If you haven’t already noticed, Hans Christian Andersen is kind of a big deal in these parts. His fairy tales and imagery are branded into the Danish culture in a way that seems almost inevitable; would Denmark be Denmark without him?
His stories stand alone, so if you’re in the mood to read (or re-read), check out any of his famous collections of fairy tales or respected travelogues. If you’re looking for ways to learn more about his life and cultural impact, however, Denmark has maintained a number of spots around the nation that showcase this. Whether you’d like a quick trip or want to spend a whole weekend with H.C., here’s what’s available!
Visit his childhood home
Go see the humble home where Andersen lived from infancy until he was 14. This is where he would have been introduced to literature by his father and began his lifelong love of stories. The nearby Hans Christian Andersen Museum tells the story of his full life and work.
Munkemøllestræde 3-5, Odense C
1st January – 29th June: Tuesday to Sunday, 11.00 – 15.00
30th June – 31st August: Monday to Sunday, 10.00 – 17.00
1st September – 30th December: Tuesday to Sunday, 11.00 – 16.00
Say hello to the Little Mermaid
Not to be obvious about it, but duh. The Little Mermaid perhaps isn’t H.C. Andersen’s crowning achievement, but it is visually representative of Denmark. Her forlorn little face, sitting on the rocks and looking out into the water, is about as melancholic as a national treasure gets. Don’t get too sad though; the view from her perch is pretty spectacular.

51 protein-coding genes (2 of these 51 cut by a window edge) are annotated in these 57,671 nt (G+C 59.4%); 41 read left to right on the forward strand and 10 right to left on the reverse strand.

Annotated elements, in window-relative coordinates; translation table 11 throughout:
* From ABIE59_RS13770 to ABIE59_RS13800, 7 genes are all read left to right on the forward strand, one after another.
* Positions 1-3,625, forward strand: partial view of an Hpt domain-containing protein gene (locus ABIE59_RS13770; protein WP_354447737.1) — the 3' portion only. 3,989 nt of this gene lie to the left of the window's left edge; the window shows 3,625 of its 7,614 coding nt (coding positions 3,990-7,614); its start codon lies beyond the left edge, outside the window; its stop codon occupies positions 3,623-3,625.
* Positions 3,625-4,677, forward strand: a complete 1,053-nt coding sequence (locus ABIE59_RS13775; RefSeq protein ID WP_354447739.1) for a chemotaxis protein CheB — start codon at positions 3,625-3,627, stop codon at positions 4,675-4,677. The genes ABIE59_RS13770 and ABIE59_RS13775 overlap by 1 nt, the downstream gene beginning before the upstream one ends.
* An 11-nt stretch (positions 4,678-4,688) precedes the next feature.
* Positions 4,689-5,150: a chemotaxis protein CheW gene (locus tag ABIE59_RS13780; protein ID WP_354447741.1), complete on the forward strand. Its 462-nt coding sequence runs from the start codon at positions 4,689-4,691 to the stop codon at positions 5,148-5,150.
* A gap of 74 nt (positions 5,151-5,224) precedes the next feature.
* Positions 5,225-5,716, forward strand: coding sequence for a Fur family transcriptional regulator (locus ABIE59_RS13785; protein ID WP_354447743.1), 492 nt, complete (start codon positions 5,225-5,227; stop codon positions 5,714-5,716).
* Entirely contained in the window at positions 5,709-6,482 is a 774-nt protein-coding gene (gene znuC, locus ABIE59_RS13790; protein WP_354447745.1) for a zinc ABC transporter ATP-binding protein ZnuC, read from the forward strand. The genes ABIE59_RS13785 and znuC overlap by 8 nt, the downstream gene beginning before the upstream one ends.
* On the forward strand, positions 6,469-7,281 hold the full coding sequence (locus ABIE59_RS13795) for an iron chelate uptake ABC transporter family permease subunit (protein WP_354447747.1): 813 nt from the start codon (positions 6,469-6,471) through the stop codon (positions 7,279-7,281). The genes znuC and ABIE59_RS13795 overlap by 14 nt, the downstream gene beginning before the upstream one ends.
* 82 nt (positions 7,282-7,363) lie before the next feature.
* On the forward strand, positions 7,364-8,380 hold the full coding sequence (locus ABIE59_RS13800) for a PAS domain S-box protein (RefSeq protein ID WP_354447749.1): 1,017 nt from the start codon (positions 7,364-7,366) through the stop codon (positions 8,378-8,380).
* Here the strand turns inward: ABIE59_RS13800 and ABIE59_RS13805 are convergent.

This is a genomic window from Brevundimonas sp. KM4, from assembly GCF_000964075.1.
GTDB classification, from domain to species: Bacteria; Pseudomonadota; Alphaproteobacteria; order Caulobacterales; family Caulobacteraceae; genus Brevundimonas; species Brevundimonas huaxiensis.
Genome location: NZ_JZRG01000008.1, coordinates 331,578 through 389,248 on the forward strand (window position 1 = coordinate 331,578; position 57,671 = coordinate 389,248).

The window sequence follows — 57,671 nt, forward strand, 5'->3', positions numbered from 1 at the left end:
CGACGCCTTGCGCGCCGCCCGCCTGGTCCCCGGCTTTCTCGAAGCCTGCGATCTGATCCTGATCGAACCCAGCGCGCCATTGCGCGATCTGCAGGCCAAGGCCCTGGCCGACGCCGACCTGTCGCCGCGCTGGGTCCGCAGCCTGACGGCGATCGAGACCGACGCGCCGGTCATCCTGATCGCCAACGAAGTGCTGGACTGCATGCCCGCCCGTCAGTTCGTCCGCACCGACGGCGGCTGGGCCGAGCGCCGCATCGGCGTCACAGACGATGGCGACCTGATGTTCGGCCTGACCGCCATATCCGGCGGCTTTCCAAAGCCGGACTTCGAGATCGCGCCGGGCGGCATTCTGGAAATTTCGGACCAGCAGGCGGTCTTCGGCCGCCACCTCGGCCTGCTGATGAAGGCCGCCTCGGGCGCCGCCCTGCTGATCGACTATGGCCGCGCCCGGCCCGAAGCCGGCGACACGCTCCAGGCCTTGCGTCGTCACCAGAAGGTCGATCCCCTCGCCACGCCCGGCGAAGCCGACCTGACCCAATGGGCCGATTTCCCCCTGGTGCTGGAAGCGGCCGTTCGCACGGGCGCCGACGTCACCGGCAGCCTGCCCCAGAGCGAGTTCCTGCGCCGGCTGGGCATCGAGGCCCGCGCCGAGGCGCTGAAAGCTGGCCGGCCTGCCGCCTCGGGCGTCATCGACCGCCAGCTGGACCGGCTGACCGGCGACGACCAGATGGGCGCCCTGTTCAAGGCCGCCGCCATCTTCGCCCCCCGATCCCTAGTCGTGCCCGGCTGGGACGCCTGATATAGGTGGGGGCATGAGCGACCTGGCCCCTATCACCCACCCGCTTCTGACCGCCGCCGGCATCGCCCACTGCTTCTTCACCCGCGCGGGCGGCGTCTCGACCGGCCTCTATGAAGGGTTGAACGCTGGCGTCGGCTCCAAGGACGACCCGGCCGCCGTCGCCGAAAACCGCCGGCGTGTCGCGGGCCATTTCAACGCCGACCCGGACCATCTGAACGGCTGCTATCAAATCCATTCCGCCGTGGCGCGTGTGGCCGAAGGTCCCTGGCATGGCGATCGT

Please note: due to extremely strict copyright regulations, we can’t show you a picture of The Little Mermaid. Crazy, right? Google image search!
Explore the Hans Christian Andersen Fairy Tale House in Copenhagen
Less of a museum and more of a living picture book, the Fairy Tale House leads you through a series of tableaux to see the stories of Andersen. In addition, a number of props and audio recordings recreate what Andersen’s study would have looked like and allow “him” to share his life’s tale. A great activity for kids or those who just love fairy tales.
1550 København V
Monday – Thursday, Sunday 10:00 – 18:00
Friday, Saturday 10:00 – 20:00
15th June – 31st August: Everyday 10:00 – 22:00
Read the Ugly Duckling by Aviendo & enjoy this adorable little duck statue
How cute are these little ducklings?! Look at that naughty face. Aviendo Fairy Tales and some very talented Danish designers brought this little guy to life and we think it’s the perfect gift for a child that likes to combine reading and playing; the illustrated book, available in a multitude of languages, is a wonderful way to introduce this story to your children and can be passed down for years to come.
See his grave at Assistens Kirkegaard
Near-death, Andersen spoke to a composer about the music to be played at his funeral. He told him, “Most of the people who walk after me will be children, so make the beat keep time with little steps.” He died in August of 1875; he is believed to have died of liver cancer, though his failing health was also precipitated three years previously by a bad fall from which he never recovered.
Unlike many cemeteries, Assistens Kirkegaard in Nørrebro is not only a place to remember the dead but to enjoy life. With lots of lush grash, long tree-lined paths and wooden benches, this cemetery is generally used as a park. Take a leisurely walk or go with a picnic; be sure to wave at Mr. Andersen while you’re there.
Photo credit: Jeroen Mul
Are there any other Hans Christian Andersen themed-things you like to do in Denmark? Tell us about them!